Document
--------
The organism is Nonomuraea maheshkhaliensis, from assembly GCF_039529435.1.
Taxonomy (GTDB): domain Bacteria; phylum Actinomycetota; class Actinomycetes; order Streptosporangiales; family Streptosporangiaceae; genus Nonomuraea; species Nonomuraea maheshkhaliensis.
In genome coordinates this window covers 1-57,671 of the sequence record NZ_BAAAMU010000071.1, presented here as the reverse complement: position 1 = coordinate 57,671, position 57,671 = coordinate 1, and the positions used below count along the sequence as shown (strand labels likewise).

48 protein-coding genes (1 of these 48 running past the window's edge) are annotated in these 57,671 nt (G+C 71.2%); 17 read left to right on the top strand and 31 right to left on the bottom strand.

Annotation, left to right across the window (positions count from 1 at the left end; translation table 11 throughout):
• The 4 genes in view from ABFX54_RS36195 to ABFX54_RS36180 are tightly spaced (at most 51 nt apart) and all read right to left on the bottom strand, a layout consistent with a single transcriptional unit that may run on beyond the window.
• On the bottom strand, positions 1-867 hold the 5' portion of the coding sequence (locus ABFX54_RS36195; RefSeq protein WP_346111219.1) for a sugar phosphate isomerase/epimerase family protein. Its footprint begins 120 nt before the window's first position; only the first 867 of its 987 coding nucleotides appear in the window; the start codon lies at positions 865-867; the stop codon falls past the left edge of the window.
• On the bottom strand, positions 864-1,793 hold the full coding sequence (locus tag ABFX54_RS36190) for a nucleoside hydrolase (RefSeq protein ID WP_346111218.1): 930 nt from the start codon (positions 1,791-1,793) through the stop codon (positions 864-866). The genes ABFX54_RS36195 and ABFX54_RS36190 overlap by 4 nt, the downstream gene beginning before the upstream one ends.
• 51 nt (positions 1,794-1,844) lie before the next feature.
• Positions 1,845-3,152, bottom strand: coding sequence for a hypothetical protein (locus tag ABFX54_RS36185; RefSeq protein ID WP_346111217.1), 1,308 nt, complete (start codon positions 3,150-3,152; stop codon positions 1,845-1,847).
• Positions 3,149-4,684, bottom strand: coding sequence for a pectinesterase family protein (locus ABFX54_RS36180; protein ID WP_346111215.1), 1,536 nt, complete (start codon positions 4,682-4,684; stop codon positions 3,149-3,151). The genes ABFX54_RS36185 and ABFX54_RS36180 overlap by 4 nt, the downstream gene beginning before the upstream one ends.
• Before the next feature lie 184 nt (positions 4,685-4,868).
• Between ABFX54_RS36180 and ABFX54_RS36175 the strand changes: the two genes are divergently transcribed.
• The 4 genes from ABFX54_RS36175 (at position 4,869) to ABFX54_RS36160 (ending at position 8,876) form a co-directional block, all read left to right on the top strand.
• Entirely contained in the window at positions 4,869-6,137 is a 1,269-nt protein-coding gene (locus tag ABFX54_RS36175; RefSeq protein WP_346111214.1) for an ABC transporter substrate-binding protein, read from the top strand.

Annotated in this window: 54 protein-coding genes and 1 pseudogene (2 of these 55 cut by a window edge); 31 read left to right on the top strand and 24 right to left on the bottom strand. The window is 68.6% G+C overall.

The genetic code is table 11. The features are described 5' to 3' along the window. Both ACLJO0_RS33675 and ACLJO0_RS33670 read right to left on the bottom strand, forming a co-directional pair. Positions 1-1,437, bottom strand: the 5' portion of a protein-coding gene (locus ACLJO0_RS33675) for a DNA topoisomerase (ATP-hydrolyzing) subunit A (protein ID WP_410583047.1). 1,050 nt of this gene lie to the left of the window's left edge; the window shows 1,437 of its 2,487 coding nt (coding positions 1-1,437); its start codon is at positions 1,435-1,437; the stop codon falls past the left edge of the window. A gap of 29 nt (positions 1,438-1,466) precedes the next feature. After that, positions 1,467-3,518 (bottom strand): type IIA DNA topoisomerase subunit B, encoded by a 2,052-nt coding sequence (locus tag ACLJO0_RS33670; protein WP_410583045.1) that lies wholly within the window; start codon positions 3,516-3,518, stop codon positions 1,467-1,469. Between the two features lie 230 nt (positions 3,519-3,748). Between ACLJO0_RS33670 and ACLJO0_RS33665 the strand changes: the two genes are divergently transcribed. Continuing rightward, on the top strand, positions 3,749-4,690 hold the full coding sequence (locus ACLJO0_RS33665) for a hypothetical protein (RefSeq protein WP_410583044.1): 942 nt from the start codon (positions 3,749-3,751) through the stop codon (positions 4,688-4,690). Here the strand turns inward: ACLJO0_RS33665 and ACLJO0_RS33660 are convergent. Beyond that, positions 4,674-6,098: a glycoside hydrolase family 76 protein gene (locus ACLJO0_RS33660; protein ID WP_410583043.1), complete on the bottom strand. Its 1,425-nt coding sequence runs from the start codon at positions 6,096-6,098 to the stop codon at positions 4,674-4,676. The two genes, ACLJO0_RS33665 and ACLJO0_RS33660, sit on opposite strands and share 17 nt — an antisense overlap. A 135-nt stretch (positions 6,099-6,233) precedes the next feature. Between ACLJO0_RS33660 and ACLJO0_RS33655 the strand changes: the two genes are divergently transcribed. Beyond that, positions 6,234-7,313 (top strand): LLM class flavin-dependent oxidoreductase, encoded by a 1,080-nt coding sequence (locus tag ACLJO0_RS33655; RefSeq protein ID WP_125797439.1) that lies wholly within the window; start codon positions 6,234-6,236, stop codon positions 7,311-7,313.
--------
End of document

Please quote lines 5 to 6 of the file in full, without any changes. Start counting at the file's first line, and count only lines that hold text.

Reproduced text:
Annotation, left to right across the window (positions count from 1 at the left end; translation table 11 throughout):
• The 4 genes in view from ABFX54_RS36195 to ABFX54_RS36180 are tightly spaced (at most 51 nt apart) and all read right to left on the bottom strand, a layout consistent with a single transcriptional unit that may run on beyond the window.